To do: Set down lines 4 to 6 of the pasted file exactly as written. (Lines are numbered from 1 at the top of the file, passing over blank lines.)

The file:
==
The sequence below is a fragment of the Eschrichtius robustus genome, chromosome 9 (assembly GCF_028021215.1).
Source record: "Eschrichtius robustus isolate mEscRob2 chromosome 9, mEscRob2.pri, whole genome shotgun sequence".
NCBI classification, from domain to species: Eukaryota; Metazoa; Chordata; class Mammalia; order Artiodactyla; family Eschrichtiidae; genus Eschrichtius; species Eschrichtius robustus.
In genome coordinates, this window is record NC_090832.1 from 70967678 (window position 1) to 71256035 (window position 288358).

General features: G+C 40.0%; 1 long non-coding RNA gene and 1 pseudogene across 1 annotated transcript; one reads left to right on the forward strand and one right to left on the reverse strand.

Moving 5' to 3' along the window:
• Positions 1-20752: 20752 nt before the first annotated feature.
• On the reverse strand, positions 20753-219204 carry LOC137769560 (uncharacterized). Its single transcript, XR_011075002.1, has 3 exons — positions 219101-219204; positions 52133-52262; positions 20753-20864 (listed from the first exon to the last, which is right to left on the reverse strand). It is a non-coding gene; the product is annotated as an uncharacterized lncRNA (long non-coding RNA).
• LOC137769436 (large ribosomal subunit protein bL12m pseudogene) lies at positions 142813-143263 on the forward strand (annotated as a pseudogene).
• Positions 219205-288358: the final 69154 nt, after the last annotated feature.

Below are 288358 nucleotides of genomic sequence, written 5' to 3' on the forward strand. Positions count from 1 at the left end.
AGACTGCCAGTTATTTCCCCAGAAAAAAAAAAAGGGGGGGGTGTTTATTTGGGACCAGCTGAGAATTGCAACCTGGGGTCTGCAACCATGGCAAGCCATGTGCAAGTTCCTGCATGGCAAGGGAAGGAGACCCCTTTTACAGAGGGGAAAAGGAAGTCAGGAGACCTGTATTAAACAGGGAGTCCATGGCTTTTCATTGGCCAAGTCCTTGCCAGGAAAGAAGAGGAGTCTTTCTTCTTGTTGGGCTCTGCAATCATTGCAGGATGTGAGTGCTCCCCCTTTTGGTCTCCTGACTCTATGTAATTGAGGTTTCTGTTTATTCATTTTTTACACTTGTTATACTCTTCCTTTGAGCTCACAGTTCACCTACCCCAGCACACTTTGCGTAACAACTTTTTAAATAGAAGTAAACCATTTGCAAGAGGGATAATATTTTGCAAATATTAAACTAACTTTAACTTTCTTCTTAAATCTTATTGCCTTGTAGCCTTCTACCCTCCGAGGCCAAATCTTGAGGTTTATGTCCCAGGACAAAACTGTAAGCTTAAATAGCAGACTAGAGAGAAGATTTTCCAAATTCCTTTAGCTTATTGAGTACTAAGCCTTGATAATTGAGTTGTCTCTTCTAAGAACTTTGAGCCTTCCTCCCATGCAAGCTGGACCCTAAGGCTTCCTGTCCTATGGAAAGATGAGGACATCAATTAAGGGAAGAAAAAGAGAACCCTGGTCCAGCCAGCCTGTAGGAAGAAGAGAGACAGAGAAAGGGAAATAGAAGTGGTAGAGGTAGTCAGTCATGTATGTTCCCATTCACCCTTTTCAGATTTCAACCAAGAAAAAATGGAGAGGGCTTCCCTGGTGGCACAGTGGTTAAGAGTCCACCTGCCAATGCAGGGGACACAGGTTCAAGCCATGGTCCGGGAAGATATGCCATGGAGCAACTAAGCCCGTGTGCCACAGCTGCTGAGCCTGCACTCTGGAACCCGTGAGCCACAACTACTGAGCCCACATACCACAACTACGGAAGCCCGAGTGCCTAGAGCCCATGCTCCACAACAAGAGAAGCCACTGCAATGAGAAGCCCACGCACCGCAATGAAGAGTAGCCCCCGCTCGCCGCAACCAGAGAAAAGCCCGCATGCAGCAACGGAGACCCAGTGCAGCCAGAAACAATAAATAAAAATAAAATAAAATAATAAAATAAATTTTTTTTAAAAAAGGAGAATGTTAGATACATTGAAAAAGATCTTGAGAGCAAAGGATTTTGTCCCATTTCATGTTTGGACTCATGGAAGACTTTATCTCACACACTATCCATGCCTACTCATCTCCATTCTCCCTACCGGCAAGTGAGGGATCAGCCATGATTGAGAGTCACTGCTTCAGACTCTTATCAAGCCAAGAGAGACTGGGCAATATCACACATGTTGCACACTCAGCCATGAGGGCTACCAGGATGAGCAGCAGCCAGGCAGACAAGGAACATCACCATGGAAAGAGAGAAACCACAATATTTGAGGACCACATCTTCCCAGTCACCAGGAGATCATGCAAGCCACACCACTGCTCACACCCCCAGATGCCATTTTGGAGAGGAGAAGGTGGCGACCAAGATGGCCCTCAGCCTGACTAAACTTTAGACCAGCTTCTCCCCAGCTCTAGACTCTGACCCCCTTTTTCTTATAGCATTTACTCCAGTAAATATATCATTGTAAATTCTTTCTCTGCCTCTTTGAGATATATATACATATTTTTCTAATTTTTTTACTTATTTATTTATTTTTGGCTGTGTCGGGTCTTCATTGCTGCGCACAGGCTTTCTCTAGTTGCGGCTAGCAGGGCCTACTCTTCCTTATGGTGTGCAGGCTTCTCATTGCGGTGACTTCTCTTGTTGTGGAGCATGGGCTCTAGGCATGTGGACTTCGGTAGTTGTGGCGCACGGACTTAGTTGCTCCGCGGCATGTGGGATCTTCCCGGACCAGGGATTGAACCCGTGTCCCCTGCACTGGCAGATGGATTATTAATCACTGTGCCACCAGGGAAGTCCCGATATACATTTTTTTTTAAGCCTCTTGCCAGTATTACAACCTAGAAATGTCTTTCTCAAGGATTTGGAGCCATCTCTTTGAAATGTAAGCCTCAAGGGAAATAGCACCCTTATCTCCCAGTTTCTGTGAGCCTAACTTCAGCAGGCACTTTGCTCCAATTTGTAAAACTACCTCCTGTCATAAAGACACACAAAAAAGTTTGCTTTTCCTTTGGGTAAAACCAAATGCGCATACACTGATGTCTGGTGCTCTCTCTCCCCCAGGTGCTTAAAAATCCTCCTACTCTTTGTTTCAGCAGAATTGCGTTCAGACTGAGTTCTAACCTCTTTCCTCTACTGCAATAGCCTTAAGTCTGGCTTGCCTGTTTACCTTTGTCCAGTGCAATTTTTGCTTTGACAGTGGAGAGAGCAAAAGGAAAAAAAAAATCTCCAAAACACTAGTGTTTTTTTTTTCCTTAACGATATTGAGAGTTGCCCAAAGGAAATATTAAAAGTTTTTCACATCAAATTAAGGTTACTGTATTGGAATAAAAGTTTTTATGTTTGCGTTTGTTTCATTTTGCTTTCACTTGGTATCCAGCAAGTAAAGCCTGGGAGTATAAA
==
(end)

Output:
In genome coordinates, this window is record NC_090832.1 from 70967678 (window position 1) to 71256035 (window position 288358).

General features: G+C 40.0%; 1 long non-coding RNA gene and 1 pseudogene across 1 annotated transcript; one reads left to right on the forward strand and one right to left on the reverse strand.

Moving 5' to 3' along the window: